New Jersey Municipalities Take Steps to Meet Emergencies too Large for One Force to Handle

IT IS often said that the first few minutes at a fire are the most valuable for extinguishment purposes. Generally, the request for outside aid is not made until after the fire has gained considerable headway, perhaps beyond the control of the local department. Similarly, the much less spectacular, but collectively more hazardous and costly, small border line fires, could have losses in human lives and property damage reduced by an earlier response, or by out-of-town apparatus which may be geographically closer to the fire with respect to time and distance than the nearest unit of the municipality in which the fire occurs. Also, the neighboring unit, although located at a greater distance, may still be the first arrival by the oft-occurring coincidence of the unit in the city in which the fire occurs being out on another call.

Two Cities Cooperate

In view of this, mutual aid between the fire departments of Bloomfield, and East Orange, N. J., has been set up and is now becoming a factual practice. A contract, necessary under existing legislation, has been prepared as have mutual responses for first alarm border line fires with a greater penetration by each department into the other’s territory on second or other multiple alarms. The fire alarm systems of both communities have been inter-connected and have undergone a continuous “in service” test for over eight months.

A demonstration of the possibilities of such co-ordination was held in April. 1940. Box 1286 of the Bloomfield alarm system was pulled, calling out a regular first alarm response from Bloomfield. In addition, East Orange dispatched the engine company, nearest to the Bloomfield hypothetical fire. The East Orange Company arrived more than a minute before the first Bloomfield Company in spite of the fact that the alarm was transmitted over alarm circuits in the Bloomfield manual office, taken off the mutual aid circuit in East Orange office, and re-transmitted over the East Orange alarm circuit.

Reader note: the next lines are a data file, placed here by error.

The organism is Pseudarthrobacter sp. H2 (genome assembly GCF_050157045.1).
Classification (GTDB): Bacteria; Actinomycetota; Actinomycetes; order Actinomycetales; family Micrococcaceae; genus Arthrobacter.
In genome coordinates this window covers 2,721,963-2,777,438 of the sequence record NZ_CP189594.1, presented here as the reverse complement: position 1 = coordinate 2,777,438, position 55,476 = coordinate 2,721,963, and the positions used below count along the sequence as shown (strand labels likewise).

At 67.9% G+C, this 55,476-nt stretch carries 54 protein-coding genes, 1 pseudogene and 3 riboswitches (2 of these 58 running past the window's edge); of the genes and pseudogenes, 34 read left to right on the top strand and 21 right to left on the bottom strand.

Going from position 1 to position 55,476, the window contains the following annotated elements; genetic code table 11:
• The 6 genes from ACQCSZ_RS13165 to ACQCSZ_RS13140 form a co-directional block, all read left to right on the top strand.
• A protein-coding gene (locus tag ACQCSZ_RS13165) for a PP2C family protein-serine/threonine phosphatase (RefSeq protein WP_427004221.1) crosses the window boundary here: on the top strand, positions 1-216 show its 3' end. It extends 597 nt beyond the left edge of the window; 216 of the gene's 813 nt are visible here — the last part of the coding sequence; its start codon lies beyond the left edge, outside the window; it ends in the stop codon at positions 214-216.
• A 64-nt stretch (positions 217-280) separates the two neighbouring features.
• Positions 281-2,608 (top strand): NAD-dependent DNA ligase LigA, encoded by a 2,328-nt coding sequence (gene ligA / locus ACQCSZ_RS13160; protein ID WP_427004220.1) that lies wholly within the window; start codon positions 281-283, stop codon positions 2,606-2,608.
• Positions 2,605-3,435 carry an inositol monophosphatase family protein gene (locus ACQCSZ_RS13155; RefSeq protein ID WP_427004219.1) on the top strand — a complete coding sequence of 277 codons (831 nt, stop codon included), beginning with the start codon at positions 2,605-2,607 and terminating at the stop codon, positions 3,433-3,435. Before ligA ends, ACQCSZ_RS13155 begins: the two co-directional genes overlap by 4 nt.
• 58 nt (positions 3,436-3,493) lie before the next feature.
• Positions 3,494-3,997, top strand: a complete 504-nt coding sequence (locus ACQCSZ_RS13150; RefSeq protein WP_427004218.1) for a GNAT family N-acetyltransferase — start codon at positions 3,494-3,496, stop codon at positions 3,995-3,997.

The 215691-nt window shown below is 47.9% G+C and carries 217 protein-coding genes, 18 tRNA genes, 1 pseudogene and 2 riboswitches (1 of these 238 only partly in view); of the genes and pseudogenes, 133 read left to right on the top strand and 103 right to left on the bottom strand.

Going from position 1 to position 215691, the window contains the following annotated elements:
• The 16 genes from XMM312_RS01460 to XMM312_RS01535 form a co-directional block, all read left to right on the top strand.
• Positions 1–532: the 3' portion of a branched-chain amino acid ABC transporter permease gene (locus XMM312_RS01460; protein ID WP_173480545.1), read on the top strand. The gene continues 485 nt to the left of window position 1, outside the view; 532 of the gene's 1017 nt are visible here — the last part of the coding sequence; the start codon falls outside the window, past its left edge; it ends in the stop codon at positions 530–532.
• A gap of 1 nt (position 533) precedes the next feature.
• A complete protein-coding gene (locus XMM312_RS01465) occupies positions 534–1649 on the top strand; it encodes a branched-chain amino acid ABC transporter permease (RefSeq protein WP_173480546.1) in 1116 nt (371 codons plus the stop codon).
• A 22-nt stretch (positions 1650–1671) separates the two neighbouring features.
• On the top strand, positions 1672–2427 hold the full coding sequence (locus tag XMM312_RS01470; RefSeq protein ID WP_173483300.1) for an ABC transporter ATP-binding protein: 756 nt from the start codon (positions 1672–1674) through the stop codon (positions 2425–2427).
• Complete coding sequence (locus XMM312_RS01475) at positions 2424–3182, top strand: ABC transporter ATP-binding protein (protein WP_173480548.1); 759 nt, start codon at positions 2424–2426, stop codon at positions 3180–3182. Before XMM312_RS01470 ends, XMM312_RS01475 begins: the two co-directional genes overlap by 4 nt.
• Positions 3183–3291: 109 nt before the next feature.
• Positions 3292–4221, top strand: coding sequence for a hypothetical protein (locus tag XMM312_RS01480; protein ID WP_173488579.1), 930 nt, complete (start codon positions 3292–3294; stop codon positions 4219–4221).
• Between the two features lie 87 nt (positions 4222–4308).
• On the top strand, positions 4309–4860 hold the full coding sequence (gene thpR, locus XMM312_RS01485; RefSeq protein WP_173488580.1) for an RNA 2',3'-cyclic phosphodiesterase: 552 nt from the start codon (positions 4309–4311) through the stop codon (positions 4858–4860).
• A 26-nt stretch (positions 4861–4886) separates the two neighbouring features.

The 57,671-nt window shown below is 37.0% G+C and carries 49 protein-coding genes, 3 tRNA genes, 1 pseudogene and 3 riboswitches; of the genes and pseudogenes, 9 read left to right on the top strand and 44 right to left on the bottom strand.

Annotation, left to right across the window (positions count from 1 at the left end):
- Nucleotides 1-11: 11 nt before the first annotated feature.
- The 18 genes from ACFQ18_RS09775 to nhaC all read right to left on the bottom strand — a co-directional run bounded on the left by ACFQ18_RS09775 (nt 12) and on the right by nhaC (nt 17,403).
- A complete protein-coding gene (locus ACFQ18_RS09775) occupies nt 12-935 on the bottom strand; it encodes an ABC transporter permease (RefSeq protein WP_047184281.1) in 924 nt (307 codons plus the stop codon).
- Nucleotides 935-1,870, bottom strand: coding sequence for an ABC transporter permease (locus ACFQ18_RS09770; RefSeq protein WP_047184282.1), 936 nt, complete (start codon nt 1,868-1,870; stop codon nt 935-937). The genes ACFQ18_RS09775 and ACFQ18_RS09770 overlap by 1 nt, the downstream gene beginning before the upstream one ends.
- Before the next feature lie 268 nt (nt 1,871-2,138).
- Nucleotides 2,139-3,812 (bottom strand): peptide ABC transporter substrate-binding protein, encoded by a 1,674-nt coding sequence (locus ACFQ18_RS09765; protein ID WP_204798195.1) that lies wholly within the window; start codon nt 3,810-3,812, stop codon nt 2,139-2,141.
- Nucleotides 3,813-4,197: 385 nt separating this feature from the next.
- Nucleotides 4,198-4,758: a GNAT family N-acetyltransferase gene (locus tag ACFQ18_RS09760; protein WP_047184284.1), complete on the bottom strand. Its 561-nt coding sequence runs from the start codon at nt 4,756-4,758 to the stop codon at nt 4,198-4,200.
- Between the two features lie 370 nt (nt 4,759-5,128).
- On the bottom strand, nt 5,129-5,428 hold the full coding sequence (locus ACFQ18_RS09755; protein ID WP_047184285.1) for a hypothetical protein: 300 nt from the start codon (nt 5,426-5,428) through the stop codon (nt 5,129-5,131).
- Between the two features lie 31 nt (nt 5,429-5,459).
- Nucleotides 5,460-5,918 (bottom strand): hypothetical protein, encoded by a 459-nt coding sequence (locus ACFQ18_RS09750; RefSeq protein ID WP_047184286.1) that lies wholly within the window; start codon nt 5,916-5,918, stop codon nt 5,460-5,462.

Test for Timing

The conditions were then reversed and box 131 of the East Orange system was pulled. The results were reversed, with Bloomfield’s nearest company arriving in advance of East Orange’s regular response. In both cases, the earlier arrival of the outside aid was not occasioned by any delays in response by either department. It was because the outside aid engine houses were geographically closer to the boxes pulled than those of the apparatus in the municipality in which the boxes were located. This is a common condition in the many closely built up and congested metropolitan areas in the United States.

A resolution of the International Association of Fire Chiefs, a message from the United States Conference of Mayors, an admonition by the Federal Bureau of Investigation, and many other sources, stress the necessity of having plans on paper as to the best method of maintain ing the municipal signalling services in the face of any eventualities. Intermunicipal coordination of all such emergency signalling systems was the answer to the above messages. Practical tests of such cooperation over long periods of time in police recall systems, traffic signals, state wide teletype, and fire alarms, have demonstrated the value of such a plan in congested areas most vital in our National Defense.

If all such systems were so coordinated in our metropolitan areas, there would then be provided an almost infallible system of communication of various sorts by means of carrier currents over the entire area. Such an existing coverage could be made into an invaluable auxiliary to army communications when the eventuality of such useage arises.

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